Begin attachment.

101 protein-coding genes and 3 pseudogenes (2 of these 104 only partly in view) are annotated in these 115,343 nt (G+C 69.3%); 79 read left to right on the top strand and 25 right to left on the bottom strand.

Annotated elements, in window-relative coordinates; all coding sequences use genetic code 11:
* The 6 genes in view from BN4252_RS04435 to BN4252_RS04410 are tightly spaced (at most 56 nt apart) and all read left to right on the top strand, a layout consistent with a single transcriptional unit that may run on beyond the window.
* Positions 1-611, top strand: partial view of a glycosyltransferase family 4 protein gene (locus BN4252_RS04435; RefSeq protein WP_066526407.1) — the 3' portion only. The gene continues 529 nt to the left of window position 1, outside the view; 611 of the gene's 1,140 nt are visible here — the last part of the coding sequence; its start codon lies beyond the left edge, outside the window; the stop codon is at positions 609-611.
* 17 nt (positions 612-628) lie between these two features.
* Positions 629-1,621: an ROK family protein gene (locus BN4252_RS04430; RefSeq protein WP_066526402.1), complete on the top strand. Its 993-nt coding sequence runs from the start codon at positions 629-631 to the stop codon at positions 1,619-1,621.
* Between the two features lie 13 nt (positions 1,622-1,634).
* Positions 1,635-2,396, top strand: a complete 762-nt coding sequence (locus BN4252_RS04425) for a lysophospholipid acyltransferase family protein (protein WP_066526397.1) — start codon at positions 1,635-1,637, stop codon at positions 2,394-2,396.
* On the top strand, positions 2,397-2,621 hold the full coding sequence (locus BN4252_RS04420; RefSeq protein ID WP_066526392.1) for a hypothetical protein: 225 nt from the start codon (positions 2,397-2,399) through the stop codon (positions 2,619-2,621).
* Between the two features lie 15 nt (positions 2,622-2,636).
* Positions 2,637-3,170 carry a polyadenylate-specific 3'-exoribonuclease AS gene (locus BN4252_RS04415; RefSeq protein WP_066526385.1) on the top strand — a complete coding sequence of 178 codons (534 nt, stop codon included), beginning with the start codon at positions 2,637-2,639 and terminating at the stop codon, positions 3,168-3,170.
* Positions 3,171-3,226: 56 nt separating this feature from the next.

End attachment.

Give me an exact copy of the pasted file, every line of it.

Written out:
101 protein-coding genes and 3 pseudogenes (2 of these 104 only partly in view) are annotated in these 115,343 nt (G+C 69.3%); 79 read left to right on the top strand and 25 right to left on the bottom strand.

Annotated elements, in window-relative coordinates; all coding sequences use genetic code 11:
* The 6 genes in view from BN4252_RS04435 to BN4252_RS04410 are tightly spaced (at most 56 nt apart) and all read left to right on the top strand, a layout consistent with a single transcriptional unit that may run on beyond the window.
* Positions 1-611, top strand: partial view of a glycosyltransferase family 4 protein gene (locus BN4252_RS04435; RefSeq protein WP_066526407.1) — the 3' portion only. The gene continues 529 nt to the left of window position 1, outside the view; 611 of the gene's 1,140 nt are visible here — the last part of the coding sequence; its start codon lies beyond the left edge, outside the window; the stop codon is at positions 609-611.
* 17 nt (positions 612-628) lie between these two features.
* Positions 629-1,621: an ROK family protein gene (locus BN4252_RS04430; RefSeq protein WP_066526402.1), complete on the top strand. Its 993-nt coding sequence runs from the start codon at positions 629-631 to the stop codon at positions 1,619-1,621.
* Between the two features lie 13 nt (positions 1,622-1,634).
* Positions 1,635-2,396, top strand: a complete 762-nt coding sequence (locus BN4252_RS04425) for a lysophospholipid acyltransferase family protein (protein WP_066526397.1) — start codon at positions 1,635-1,637, stop codon at positions 2,394-2,396.
* On the top strand, positions 2,397-2,621 hold the full coding sequence (locus BN4252_RS04420; RefSeq protein ID WP_066526392.1) for a hypothetical protein: 225 nt from the start codon (positions 2,397-2,399) through the stop codon (positions 2,619-2,621).
* Between the two features lie 15 nt (positions 2,622-2,636).
* Positions 2,637-3,170 carry a polyadenylate-specific 3'-exoribonuclease AS gene (locus BN4252_RS04415; RefSeq protein WP_066526385.1) on the top strand — a complete coding sequence of 178 codons (534 nt, stop codon included), beginning with the start codon at positions 2,637-2,639 and terminating at the stop codon, positions 3,168-3,170.
* Positions 3,171-3,226: 56 nt separating this feature from the next.